What You Need To Know

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THREE YEARS A YOUNG DOG,
THREE YEARS A GOOD DOG,
THREE YEARS AN OLD DOG.
ANYTHING ELSE IS A GIFT FROM GOD.



Can/Am Dual Versatility Dog
Ch Ursamajor's Stellar Bandit CD, DD, NA

and

Ch Cando's Glacier Express NDD, HCT, CGC

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ABOUT BERNESE MOUNTAIN DOGS

Bernese Mountain Dogs originate from Switzerland. They were bred to pull carts to market, attend the herds, and be a good general working farm hand. They are a wonderful breed of dog, however their striking beauty and kind demeanor often attract people to desire their companionship without consideration of the many drawbacks of Berners. Some of these are:

1. They are BIG dogs, some 100+ lbs, and as such, can injure a child or senior purely by accident while playing or when excited (like everytime you come home!).

2. They take a serious commitment to TRAINING, for a minimum of the first year, but if you want the type of dog you see at shows or in public, off leash and comfortable with everything and everyone, plan on 3 years of training and socialization. And that means training the family, as well as the dogs.

3. You need to plan on spending a minimum of 1-1/2 hours EVERY DAY just on the dog - exercising, training, feeding, grooming and more training.

4. Their average life span is 7 YEARS - though in reality, many die at 4-5 and a many make it to 10-11, making an average of 7. Can you be comfortable with the knowledge that you and your children may lose your best friend, only 4 years after you've come to love him as a part of the family?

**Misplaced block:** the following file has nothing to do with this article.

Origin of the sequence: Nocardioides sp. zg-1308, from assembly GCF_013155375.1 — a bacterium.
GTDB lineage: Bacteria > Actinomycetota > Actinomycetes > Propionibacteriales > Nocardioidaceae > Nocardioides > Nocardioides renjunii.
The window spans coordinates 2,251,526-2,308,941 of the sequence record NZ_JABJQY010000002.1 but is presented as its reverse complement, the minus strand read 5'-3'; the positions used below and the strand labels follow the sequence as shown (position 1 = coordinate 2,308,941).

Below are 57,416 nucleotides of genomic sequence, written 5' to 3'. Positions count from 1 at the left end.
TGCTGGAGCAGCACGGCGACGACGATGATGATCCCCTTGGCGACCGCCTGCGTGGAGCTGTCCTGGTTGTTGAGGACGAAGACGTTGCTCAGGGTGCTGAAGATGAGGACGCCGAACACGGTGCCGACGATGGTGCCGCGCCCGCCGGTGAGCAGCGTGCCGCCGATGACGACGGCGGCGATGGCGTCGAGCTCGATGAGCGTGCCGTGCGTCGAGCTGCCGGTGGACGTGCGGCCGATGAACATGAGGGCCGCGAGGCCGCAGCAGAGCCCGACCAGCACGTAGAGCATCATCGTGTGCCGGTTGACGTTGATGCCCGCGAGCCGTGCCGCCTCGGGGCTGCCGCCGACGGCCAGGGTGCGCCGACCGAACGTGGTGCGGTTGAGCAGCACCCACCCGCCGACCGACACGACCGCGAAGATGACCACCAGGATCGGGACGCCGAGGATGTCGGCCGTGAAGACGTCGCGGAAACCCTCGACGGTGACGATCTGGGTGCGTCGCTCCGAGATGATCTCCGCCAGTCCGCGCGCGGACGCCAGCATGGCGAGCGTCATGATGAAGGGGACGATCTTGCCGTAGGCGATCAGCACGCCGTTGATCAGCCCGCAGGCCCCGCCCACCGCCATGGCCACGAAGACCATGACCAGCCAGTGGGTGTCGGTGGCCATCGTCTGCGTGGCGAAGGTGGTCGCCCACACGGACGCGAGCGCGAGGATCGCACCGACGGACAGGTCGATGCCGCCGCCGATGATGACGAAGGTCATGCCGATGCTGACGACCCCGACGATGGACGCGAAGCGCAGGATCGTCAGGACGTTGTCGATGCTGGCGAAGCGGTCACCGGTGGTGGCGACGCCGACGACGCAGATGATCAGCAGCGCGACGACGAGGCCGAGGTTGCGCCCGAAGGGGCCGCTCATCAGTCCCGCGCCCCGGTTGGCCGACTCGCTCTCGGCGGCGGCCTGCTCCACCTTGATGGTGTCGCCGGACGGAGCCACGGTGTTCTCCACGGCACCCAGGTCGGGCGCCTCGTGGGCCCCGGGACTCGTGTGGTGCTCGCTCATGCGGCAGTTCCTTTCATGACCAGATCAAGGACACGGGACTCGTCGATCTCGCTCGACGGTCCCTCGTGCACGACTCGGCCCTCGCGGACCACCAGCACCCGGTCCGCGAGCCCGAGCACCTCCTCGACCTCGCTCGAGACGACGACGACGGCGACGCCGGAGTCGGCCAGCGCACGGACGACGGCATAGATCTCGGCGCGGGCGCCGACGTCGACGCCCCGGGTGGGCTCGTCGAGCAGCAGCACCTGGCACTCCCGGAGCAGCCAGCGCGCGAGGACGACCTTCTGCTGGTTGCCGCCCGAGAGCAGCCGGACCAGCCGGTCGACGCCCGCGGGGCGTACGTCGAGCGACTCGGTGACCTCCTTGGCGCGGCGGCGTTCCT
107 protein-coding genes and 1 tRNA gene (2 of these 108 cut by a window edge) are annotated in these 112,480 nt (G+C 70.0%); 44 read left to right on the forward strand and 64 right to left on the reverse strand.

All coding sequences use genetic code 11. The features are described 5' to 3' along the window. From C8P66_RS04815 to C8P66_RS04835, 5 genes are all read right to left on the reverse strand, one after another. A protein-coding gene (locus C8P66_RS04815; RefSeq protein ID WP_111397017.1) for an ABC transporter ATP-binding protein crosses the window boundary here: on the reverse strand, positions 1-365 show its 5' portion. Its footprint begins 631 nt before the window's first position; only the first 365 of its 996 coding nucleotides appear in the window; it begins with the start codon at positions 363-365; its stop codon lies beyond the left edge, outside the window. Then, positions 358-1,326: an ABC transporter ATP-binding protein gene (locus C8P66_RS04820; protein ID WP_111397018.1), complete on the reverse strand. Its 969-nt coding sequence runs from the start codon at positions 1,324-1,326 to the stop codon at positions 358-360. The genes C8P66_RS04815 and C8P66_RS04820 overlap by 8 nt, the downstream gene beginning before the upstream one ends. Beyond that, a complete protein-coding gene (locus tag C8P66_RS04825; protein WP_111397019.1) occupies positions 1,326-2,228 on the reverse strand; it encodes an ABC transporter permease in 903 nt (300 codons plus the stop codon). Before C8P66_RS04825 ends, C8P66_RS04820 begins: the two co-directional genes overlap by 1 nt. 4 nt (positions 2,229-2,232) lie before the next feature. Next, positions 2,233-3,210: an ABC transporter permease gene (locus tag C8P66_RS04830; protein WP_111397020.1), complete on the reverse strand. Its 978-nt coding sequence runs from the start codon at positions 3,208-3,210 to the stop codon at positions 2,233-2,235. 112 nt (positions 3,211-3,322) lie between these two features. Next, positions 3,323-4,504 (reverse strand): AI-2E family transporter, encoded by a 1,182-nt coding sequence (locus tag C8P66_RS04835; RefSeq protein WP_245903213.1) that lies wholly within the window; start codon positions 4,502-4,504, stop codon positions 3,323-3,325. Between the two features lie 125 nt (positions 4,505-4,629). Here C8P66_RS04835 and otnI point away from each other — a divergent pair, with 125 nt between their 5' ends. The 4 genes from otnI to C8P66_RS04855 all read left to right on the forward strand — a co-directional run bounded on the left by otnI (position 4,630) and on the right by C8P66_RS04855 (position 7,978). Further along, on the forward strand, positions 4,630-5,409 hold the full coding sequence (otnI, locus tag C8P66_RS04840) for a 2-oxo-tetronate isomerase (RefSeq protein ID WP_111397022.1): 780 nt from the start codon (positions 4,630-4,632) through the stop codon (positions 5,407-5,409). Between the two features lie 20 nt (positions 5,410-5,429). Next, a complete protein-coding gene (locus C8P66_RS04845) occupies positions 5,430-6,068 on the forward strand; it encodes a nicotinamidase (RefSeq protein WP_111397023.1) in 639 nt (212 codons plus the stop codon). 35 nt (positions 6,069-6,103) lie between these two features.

5. Berners are PEOPLE dogs, they cannot be left to their own devices. If this happens, you will have a 100 lb. problem on your hands! They need human companionship as much as possible, which means they thrive best as house dogs. Tying any dog out to the tree is unacceptable, but especially so for this breed.

6. Bernese may be perceived as being "good with kids". They are very loyal to the family, but they tend to be more connected to adults than children. If you are looking for a playmate for your kids, Bernese may not be the best choice. Most won't fetch. Most don't care for swimming. They ALL love the cold. They are susceptible to heat stroke in warmer climates, so hot weather exercise has to be limited. And most don't particularly care for a lot of commotion - they will usually remove themselves to a quieter part of the house.

7. They shed. Would you be comfortable with your toddler's blankie being covered with dog hair after being dragged across the floor?

8. And THEY SHED!!!! Would you be comfortable with your clothing (including the items still in your drawers) lightly coated in some once airborne Berner Fur?

9. Oh, and did I mention - THEY SHED! Would you like some Berner Fur with your coffee? How about in your ice cubes?

If all of this is just peachy with you, and you feel your family can make such a time commitment for this kind of dog, please spend time doing serious research! The list of resources below would be a great start.


HOW TO FIND OUT MORE